Two-Thirds Of The President’s Commission On Asian Americans And Pacific Islanders Just Resigned

The departing members objected to Trump's anti-immigrant policies.

Ten members of the President’s Advisory Commission on Asian Americans and Pacific Islanders have resigned in protest against President Donald Trump’s policies, including the chair and the vice chair. 

They notified Trump in a letter on Wednesday, NBC Asian America first reported. The departing commissioners constituted about two-thirds of those remaining on the 20-member panel, since another six had already resigned on Jan. 20, Inauguration Day. Only four commissioners are left.

“Although the Commissioners’ term ends 9/30/17, we can no longer serve a President whose policies aim to create outcomes that are diametrically opposite to our principles, goals, and charge,” the Wednesday letter reads.

The resigning commissioners pointed to how the Trump administration has characterized immigrants and anybody who isn’t white and Christian.

“We object to your portrayal of immigrants, refugees, people of color and people of various faiths as untrustworthy, threatening and a drain on our nation,” the letter says. 

Read the full letter below.

Members of the Commission on Asian Americans and Pacific Islanders gathered for a photo on Dec. 6, 2016.
Members of the Commission on Asian Americans and Pacific Islanders gathered for a photo on Dec. 6, 2016.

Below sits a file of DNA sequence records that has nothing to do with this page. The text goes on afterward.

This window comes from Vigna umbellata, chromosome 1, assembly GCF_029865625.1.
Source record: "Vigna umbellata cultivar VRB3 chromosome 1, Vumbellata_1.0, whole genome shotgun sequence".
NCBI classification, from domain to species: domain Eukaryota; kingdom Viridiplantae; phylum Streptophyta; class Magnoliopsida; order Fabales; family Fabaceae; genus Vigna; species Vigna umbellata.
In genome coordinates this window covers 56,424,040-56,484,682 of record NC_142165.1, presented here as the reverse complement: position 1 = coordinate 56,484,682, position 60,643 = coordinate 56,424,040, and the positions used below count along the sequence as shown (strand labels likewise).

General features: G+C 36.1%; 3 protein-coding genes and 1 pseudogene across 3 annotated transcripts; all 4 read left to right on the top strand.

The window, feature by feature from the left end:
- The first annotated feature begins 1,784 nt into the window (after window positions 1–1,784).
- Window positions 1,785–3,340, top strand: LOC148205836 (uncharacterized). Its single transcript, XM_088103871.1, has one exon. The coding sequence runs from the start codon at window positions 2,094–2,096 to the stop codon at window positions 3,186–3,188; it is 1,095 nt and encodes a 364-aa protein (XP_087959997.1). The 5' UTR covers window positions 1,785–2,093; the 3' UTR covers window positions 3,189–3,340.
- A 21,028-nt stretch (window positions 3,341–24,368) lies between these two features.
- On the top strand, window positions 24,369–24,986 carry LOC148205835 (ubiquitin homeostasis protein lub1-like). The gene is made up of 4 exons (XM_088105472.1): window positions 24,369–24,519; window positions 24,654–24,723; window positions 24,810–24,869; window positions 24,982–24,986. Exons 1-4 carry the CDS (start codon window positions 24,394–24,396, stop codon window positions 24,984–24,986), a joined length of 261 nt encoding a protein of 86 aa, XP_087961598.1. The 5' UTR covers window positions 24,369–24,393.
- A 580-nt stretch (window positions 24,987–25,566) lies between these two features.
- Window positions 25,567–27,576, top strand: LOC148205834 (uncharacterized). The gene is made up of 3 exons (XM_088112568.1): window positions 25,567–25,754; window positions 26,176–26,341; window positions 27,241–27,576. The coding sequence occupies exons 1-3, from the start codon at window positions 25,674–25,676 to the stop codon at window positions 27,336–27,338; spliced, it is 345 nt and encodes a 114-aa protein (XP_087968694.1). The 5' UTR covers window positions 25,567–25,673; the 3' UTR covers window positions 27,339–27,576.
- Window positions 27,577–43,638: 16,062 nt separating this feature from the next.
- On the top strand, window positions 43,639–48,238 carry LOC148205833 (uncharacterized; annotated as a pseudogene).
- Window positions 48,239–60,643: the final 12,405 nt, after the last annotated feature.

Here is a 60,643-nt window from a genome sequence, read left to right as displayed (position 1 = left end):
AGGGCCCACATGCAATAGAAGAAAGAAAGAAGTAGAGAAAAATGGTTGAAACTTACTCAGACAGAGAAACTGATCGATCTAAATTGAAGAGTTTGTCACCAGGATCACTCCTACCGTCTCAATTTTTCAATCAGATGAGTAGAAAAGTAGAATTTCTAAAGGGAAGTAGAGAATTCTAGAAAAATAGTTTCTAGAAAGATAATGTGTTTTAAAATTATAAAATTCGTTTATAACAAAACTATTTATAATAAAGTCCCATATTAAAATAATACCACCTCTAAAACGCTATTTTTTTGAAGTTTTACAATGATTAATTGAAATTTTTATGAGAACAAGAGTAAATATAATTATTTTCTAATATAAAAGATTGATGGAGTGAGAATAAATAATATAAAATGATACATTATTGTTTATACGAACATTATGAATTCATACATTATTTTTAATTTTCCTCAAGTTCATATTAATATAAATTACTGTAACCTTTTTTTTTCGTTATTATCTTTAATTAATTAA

The departing commissioners singled out Trump’s executive order temporarily banning all refugees and all travelers from seven Muslim-majority countries. “Banning Muslims bans members of our AAPI community,” the letter says, using an acronym for Asian Americans and Pacific Islanders.

Southeast Asia is home to about one-quarter of the world’s Muslim population.

The commissioners also objected to the administration’s support for repealing the Affordable Care Act and its moves to increase immigration control and cut resources to sanctuary cities, two actions that would negatively affect the AAPI community. The letter notes that 2 out of 3 Asian Americans and Pacific Islanders in the U.S. are immigrants. 

Before any of the members resigned, they said they sent Trump a letter on Jan. 13 regarding its goals and principles, but never received a reply. 

“There was no way to influence any policy,” Tung T. Nguyen, who resigned as chair on Wednesday, told AsAmNews. “Our assessment is only the viewpoints that fit the administration will be heard.”

The White House did not immediately respond to a request for comment. 

The commission was set up under President Bill Clinton’s 1999 executive order establishing the White House Initiative on Asian Americans and Pacific Islanders. Presidents George W. Bush and Barack Obama renewed that order.

Trump has not signaled what he will do when the remaining commissioners’ terms end in September.